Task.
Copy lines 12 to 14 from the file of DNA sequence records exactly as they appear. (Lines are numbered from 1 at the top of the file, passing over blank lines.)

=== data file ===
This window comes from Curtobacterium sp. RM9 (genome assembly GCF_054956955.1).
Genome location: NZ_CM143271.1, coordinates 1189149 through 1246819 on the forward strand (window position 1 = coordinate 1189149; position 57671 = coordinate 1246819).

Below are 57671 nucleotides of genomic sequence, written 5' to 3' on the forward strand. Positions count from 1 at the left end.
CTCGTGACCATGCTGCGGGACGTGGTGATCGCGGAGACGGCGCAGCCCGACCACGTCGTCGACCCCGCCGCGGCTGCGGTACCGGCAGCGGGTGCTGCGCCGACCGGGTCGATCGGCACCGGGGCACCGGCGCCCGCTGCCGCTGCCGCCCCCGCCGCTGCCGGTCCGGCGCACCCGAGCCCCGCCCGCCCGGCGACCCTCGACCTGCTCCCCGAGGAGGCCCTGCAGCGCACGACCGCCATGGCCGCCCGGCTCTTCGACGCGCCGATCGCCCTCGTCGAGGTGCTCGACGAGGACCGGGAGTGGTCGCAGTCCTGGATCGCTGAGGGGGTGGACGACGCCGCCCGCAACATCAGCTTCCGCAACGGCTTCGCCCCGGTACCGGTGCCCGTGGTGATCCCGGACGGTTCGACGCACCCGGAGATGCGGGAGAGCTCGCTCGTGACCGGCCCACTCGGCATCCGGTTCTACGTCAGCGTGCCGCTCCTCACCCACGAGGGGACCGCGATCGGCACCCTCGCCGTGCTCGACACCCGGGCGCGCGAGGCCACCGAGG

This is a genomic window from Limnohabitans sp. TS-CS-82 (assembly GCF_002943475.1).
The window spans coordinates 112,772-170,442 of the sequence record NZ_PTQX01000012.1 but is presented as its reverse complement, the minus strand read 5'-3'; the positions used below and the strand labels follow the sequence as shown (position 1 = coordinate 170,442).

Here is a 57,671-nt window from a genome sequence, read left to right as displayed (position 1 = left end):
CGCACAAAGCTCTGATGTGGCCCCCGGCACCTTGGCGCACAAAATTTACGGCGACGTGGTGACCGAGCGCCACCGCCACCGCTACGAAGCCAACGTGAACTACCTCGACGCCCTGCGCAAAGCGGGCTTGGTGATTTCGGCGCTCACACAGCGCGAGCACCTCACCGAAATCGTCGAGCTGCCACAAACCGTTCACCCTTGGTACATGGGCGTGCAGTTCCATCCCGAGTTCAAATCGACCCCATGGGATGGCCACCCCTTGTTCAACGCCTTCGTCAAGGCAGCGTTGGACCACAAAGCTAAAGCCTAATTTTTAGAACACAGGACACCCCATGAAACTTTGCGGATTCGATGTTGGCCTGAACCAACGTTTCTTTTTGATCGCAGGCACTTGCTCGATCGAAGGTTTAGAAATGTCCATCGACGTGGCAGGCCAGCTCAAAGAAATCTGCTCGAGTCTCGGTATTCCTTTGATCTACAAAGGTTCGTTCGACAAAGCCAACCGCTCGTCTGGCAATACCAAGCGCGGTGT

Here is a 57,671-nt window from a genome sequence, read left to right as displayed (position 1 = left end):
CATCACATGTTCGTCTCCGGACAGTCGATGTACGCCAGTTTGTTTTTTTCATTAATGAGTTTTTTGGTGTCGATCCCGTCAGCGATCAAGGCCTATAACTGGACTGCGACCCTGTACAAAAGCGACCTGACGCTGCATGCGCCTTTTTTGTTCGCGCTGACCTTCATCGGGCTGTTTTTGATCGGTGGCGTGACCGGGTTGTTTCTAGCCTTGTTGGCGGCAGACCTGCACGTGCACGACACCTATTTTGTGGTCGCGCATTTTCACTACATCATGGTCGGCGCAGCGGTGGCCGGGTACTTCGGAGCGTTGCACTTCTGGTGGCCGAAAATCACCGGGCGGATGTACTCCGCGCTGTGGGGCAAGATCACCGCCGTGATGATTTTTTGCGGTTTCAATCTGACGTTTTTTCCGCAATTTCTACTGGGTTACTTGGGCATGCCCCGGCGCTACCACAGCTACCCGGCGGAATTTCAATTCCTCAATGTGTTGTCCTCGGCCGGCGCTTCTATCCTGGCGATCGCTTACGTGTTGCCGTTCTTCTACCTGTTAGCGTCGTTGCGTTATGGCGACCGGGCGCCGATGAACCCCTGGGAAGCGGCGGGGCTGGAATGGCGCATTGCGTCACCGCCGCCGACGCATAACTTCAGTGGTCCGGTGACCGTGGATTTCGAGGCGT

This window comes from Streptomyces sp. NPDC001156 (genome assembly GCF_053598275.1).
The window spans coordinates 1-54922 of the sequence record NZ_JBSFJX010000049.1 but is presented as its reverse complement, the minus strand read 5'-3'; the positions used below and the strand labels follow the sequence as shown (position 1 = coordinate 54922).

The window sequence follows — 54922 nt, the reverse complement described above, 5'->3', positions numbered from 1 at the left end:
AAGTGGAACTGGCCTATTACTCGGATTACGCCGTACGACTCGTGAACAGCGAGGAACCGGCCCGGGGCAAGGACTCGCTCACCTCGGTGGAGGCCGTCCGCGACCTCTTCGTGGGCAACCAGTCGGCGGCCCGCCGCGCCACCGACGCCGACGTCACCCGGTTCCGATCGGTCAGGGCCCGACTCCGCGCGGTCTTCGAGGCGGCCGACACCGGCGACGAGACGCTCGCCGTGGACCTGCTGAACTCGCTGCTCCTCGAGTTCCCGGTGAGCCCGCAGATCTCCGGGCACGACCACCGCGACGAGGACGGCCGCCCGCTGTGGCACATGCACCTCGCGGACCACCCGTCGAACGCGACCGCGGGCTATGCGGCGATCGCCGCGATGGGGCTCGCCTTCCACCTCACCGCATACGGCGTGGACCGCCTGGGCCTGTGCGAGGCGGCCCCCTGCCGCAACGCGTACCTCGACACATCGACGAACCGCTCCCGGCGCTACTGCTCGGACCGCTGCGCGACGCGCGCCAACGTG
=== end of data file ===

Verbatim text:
The window spans coordinates 1-54922 of the sequence record NZ_JBSFJX010000049.1 but is presented as its reverse complement, the minus strand read 5'-3'; the positions used below and the strand labels follow the sequence as shown (position 1 = coordinate 54922).

The window sequence follows — 54922 nt, the reverse complement described above, 5'->3', positions numbered from 1 at the left end:
AAGTGGAACTGGCCTATTACTCGGATTACGCCGTACGACTCGTGAACAGCGAGGAACCGGCCCGGGGCAAGGACTCGCTCACCTCGGTGGAGGCCGTCCGCGACCTCTTCGTGGGCAACCAGTCGGCGGCCCGCCGCGCCACCGACGCCGACGTCACCCGGTTCCGATCGGTCAGGGCCCGACTCCGCGCGGTCTTCGAGGCGGCCGACACCGGCGACGAGACGCTCGCCGTGGACCTGCTGAACTCGCTGCTCCTCGAGTTCCCGGTGAGCCCGCAGATCTCCGGGCACGACCACCGCGACGAGGACGGCCGCCCGCTGTGGCACATGCACCTCGCGGACCACCCGTCGAACGCGACCGCGGGCTATGCGGCGATCGCCGCGATGGGGCTCGCCTTCCACCTCACCGCATACGGCGTGGACCGCCTGGGCCTGTGCGAGGCGGCCCCCTGCCGCAACGCGTACCTCGACACATCGACGAACCGCTCCCGGCGCTACTGCTCGGACCGCTGCGCGACGCGCGCCAACGTG